Realism, Tolerance and the Paradox of Independent Reality
The notion of tolerance toward beliefs not our own is often linked with a sort of fundamental pluralism or relativism regarding those beliefs. By fundamental pluralism or relativism, I mean a position that ties what is true to what we believe is true and also acknowledges (in one way or another) many beliefs and, by virtue of the link between beliefs and truth, many truths. By contrast, tolerance is not often associated with the notion that there is one truth or one fixed determinate 'way things are', independent of us and our beliefs. This paper explores one way in which tolerance sits naturally with the latter notion, arising from a tension between confidence and humility. A paradox underpinning that tension is explored and its presence identified as central to the preservation and growth of tolerance. It is argued that the paradox is also present in most epistemologies, from realism to modern 'descriptive', or internalist accounts of knowledge, and so is not only present in religious belief, but is a fundamental phenomena underpinning knowledge generally. Given its dual instructive role, a position acknowledging and exploring the paradox is advocated over positions that attempt to resolve it.
Independence and Inter-translatability
Mathematical realism, without its claim that mathematical reality is real and independent, is in many key respects indistinguishable from central versions of mathematical anti-realism; but, the addition of such a claim itself does little to set mathematical realism apart as an interestingly distinct position, so long as that claim is simply stipulated and its role and significance in the overall account left unexplained. In such a case, what ought to be the core of a mathematical realist account: the independence of mathematical reality; becomes a somewhat ad hoc addition to what remains - in all essential respects - an account inter-translatable with anti-realism.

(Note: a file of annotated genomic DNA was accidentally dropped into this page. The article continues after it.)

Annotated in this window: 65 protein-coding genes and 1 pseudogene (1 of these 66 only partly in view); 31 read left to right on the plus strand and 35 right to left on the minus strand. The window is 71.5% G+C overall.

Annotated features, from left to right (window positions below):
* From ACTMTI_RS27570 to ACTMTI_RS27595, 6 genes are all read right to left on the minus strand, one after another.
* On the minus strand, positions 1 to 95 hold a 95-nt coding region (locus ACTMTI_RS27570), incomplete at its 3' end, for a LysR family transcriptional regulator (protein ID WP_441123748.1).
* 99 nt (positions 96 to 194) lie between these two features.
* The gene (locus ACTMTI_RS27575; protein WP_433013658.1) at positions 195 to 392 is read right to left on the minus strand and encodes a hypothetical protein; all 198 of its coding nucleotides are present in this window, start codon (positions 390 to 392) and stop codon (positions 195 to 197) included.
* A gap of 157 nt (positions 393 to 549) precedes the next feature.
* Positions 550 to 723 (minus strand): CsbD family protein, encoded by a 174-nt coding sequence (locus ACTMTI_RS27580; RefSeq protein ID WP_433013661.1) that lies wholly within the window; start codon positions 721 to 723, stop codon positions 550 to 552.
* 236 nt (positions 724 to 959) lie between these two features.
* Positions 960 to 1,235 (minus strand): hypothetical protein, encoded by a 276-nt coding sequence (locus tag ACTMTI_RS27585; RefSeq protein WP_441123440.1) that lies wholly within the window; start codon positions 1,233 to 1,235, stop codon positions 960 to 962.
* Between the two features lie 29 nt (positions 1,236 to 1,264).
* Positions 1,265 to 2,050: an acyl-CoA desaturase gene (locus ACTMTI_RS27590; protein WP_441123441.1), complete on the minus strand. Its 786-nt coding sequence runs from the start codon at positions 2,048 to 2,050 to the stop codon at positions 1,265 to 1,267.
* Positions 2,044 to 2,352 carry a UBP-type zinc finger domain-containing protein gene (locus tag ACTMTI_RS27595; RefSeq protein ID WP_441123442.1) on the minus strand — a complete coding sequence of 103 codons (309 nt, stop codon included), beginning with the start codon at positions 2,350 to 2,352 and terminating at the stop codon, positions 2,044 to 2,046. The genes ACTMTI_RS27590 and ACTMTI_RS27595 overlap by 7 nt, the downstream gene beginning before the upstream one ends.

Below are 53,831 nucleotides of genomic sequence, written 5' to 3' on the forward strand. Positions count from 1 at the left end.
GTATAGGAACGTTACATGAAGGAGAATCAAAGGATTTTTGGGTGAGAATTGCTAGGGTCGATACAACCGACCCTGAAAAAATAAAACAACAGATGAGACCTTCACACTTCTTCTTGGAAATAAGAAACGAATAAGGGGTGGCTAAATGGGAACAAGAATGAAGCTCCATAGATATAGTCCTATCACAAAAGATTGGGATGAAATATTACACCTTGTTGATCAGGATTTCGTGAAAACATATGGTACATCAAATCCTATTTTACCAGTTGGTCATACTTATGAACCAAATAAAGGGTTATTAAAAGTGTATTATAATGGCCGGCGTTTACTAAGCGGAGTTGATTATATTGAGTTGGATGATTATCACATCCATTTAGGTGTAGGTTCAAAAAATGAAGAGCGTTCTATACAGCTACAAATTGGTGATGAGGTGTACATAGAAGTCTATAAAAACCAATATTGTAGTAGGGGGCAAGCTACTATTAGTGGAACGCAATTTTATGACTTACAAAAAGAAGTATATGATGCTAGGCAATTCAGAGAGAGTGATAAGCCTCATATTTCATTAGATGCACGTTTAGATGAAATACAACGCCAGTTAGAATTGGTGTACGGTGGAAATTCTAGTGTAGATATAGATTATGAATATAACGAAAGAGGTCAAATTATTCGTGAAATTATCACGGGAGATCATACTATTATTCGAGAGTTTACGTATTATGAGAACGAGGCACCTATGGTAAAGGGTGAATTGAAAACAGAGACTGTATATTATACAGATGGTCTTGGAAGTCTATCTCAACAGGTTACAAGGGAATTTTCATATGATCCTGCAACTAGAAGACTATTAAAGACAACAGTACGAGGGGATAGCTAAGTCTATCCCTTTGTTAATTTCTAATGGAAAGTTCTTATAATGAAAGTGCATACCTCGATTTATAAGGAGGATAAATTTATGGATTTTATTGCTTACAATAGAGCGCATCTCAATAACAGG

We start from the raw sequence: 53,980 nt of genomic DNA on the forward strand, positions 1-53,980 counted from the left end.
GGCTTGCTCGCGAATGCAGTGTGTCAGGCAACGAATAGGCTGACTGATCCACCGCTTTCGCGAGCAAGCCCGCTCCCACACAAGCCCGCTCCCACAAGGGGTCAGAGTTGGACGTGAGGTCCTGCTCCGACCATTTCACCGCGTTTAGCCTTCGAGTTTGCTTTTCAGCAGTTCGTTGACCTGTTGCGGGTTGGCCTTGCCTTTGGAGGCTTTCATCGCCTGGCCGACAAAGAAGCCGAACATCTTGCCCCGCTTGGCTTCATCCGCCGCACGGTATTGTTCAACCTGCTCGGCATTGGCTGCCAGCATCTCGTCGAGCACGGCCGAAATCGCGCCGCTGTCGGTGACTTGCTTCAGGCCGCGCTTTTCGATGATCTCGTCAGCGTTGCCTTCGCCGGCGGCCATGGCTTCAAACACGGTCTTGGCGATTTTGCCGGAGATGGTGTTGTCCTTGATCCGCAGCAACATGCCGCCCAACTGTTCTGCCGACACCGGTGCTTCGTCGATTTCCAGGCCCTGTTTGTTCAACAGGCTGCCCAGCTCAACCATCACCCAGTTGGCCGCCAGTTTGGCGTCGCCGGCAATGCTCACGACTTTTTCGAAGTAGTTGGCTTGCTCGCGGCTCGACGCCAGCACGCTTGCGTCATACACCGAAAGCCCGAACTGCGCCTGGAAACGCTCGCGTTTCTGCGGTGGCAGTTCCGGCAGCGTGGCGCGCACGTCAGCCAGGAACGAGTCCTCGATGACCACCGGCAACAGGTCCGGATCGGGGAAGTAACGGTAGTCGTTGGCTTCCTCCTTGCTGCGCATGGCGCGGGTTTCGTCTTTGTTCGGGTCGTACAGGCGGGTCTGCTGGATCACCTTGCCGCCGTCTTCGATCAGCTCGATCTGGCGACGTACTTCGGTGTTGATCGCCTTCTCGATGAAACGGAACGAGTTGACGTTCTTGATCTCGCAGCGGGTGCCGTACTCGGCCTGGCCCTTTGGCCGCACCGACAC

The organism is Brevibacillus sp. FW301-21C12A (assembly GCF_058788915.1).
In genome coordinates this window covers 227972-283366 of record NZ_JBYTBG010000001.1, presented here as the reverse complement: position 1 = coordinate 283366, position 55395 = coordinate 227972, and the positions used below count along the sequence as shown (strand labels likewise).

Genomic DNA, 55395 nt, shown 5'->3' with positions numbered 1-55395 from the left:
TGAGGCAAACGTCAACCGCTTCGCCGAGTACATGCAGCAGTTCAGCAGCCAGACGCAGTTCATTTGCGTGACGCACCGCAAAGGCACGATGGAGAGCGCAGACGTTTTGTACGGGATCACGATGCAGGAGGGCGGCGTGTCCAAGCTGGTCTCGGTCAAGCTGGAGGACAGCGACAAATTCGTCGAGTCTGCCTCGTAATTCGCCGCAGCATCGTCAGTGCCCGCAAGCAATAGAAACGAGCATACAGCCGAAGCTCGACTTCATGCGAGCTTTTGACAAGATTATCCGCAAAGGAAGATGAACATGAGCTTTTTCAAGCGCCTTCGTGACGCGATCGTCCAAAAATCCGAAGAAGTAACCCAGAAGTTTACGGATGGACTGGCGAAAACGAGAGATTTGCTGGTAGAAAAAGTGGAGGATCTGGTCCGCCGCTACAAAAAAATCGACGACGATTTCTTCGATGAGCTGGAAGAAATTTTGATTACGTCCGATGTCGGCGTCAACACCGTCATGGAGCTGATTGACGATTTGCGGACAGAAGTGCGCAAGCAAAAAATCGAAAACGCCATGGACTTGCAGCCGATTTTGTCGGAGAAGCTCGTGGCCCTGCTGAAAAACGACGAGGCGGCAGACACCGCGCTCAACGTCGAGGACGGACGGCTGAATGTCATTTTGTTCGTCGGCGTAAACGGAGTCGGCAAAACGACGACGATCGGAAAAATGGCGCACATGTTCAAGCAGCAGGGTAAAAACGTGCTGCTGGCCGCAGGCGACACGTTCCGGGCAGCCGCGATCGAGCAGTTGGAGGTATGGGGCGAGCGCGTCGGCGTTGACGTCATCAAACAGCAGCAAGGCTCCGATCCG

This paper will explore the idea that this is just what happens when mathematical realist accounts deny or all-too-effectively overcome Benacerraf's access problem. The interest and strength in mathematical realism is also precisely its greatest challenge: the 'gap' between, or differentiation of what independently is and what we understand, even know it to be. This is what gives realism its intuitive appeal and its ability to accommodate the most robust conception of the objectivity and certainty of mathematical truth.
Accounts that close this gap, or 'solve' the access problem without retaining its two elements (independent reality and our conceptual grasp of it) as distinct elements risk losing what literally distinguishes realism from its alternatives.